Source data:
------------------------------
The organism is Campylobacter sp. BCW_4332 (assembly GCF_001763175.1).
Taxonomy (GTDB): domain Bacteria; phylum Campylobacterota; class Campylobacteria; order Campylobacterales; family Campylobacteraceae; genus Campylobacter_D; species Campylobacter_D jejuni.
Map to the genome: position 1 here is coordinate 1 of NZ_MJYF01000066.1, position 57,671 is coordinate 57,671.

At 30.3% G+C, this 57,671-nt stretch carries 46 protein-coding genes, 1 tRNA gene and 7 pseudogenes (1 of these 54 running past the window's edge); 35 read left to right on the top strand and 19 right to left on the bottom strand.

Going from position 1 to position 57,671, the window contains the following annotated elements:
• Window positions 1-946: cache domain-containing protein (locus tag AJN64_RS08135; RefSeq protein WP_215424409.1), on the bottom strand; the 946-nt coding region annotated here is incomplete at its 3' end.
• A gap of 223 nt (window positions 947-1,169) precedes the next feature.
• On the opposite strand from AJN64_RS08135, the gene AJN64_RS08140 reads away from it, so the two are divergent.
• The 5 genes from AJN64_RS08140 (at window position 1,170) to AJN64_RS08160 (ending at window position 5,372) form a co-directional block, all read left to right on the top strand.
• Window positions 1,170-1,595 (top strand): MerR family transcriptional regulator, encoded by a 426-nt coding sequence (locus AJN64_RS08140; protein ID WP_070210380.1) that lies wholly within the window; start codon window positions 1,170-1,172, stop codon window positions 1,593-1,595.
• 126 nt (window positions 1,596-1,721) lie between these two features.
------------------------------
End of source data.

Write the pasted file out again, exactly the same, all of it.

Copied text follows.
The organism is Campylobacter sp. BCW_4332 (assembly GCF_001763175.1).
Taxonomy (GTDB): domain Bacteria; phylum Campylobacterota; class Campylobacteria; order Campylobacterales; family Campylobacteraceae; genus Campylobacter_D; species Campylobacter_D jejuni.
Map to the genome: position 1 here is coordinate 1 of NZ_MJYF01000066.1, position 57,671 is coordinate 57,671.

At 30.3% G+C, this 57,671-nt stretch carries 46 protein-coding genes, 1 tRNA gene and 7 pseudogenes (1 of these 54 running past the window's edge); 35 read left to right on the top strand and 19 right to left on the bottom strand.

Going from position 1 to position 57,671, the window contains the following annotated elements:
• Window positions 1-946: cache domain-containing protein (locus tag AJN64_RS08135; RefSeq protein WP_215424409.1), on the bottom strand; the 946-nt coding region annotated here is incomplete at its 3' end.
• A gap of 223 nt (window positions 947-1,169) precedes the next feature.
• On the opposite strand from AJN64_RS08135, the gene AJN64_RS08140 reads away from it, so the two are divergent.
• The 5 genes from AJN64_RS08140 (at window position 1,170) to AJN64_RS08160 (ending at window position 5,372) form a co-directional block, all read left to right on the top strand.
• Window positions 1,170-1,595 (top strand): MerR family transcriptional regulator, encoded by a 426-nt coding sequence (locus AJN64_RS08140; protein ID WP_070210380.1) that lies wholly within the window; start codon window positions 1,170-1,172, stop codon window positions 1,593-1,595.
• 126 nt (window positions 1,596-1,721) lie between these two features.